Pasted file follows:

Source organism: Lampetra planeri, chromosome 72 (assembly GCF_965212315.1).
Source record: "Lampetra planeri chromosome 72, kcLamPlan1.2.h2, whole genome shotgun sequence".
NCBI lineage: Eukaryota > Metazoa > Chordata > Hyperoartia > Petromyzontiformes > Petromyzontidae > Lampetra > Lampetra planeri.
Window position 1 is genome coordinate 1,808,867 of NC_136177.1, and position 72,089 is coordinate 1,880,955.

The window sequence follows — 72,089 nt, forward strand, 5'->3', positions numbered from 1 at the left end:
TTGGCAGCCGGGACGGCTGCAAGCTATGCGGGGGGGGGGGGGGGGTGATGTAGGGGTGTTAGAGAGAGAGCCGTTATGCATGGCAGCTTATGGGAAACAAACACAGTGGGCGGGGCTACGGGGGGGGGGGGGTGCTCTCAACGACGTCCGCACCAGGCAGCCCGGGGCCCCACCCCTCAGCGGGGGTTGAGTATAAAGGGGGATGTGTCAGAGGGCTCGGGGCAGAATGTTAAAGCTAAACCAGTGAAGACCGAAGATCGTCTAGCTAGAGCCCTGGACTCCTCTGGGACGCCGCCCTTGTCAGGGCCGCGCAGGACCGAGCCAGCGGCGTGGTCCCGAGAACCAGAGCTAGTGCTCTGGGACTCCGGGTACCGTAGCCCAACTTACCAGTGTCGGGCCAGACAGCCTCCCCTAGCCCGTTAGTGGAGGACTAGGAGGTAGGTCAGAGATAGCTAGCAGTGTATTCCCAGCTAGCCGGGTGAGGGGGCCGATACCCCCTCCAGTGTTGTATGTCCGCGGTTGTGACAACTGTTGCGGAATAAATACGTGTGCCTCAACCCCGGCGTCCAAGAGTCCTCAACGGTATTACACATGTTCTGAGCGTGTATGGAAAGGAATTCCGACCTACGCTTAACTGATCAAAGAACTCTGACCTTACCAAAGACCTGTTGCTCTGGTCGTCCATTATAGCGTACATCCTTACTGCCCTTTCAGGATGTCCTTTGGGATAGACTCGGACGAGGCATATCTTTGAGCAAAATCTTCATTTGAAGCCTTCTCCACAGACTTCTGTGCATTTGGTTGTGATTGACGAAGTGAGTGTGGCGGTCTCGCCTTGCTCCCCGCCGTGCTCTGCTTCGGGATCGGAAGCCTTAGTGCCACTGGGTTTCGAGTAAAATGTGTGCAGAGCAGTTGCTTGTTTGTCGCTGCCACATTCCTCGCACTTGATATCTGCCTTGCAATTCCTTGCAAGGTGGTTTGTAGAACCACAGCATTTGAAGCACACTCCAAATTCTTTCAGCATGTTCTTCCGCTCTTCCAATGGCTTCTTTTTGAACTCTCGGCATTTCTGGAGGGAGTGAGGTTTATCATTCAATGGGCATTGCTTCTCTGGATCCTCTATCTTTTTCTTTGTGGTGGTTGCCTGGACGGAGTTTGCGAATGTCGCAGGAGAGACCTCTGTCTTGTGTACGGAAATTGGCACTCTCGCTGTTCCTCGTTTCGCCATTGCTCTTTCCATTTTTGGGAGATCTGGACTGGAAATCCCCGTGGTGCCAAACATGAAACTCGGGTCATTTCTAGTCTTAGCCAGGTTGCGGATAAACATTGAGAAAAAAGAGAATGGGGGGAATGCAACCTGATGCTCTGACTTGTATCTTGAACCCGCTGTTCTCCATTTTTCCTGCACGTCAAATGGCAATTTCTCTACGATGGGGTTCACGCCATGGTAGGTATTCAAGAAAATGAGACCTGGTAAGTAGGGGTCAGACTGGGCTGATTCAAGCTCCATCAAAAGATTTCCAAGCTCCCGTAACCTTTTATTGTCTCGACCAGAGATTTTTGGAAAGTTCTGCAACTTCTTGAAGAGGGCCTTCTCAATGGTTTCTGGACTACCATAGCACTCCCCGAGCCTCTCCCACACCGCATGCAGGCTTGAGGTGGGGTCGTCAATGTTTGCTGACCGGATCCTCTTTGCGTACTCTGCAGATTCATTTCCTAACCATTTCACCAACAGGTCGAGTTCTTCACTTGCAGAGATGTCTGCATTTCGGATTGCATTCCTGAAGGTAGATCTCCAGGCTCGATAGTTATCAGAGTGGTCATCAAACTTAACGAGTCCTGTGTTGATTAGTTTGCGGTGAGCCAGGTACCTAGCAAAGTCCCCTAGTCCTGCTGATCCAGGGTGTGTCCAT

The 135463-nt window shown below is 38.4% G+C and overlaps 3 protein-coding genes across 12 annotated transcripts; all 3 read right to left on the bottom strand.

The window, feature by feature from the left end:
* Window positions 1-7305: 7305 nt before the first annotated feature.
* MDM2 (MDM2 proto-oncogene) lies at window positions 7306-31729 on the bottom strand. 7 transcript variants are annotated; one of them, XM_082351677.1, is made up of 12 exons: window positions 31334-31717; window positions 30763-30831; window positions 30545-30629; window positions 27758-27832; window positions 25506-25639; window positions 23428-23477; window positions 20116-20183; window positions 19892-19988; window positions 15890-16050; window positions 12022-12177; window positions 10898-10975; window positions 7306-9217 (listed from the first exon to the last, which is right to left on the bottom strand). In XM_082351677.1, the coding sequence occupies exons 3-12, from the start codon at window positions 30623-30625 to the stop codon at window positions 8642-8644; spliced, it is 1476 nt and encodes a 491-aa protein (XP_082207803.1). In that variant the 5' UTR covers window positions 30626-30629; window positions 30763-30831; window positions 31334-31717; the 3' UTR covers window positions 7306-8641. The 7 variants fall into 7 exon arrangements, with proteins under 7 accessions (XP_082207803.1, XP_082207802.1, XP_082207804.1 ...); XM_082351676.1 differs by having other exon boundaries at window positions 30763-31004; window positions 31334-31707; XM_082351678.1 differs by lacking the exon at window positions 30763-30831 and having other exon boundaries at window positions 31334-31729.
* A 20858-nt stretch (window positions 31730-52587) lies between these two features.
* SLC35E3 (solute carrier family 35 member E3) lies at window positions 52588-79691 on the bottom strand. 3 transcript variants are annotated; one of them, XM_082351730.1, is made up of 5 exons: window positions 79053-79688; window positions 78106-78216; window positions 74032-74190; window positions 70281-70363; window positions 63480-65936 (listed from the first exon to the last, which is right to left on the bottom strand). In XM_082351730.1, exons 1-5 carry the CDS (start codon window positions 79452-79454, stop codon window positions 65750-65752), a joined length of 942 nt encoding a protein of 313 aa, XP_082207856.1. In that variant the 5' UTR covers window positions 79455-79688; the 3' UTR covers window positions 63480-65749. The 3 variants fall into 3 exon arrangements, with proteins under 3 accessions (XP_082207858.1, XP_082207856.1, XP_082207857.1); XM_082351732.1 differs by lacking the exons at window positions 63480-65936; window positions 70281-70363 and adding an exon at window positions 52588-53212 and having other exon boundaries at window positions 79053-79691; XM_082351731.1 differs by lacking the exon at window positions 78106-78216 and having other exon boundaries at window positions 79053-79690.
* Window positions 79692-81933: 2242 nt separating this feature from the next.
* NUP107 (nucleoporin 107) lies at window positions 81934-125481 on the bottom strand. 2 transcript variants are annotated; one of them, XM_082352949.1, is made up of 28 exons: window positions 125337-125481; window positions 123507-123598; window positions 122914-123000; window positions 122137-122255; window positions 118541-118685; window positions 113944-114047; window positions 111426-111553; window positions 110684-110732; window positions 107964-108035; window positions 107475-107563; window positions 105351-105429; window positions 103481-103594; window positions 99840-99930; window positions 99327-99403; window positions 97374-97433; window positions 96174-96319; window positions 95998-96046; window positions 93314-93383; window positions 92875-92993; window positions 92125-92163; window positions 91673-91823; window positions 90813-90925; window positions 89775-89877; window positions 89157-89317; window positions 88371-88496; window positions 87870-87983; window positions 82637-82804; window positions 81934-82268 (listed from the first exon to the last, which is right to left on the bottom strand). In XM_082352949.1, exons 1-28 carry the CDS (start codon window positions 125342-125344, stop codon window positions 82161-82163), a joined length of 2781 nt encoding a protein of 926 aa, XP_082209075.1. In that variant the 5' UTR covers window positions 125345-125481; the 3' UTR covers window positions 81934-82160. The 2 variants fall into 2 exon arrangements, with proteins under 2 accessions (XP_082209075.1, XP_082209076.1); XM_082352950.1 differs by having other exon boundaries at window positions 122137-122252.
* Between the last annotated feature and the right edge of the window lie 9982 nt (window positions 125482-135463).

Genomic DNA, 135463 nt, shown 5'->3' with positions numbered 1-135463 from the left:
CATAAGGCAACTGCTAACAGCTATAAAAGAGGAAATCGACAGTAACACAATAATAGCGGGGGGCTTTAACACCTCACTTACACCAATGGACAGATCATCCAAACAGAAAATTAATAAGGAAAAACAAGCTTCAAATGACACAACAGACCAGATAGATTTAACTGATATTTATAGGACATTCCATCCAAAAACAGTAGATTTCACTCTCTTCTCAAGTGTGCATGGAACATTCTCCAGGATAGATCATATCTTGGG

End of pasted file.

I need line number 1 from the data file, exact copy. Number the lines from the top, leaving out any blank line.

Source organism: Lampetra planeri, chromosome 72 (assembly GCF_965212315.1).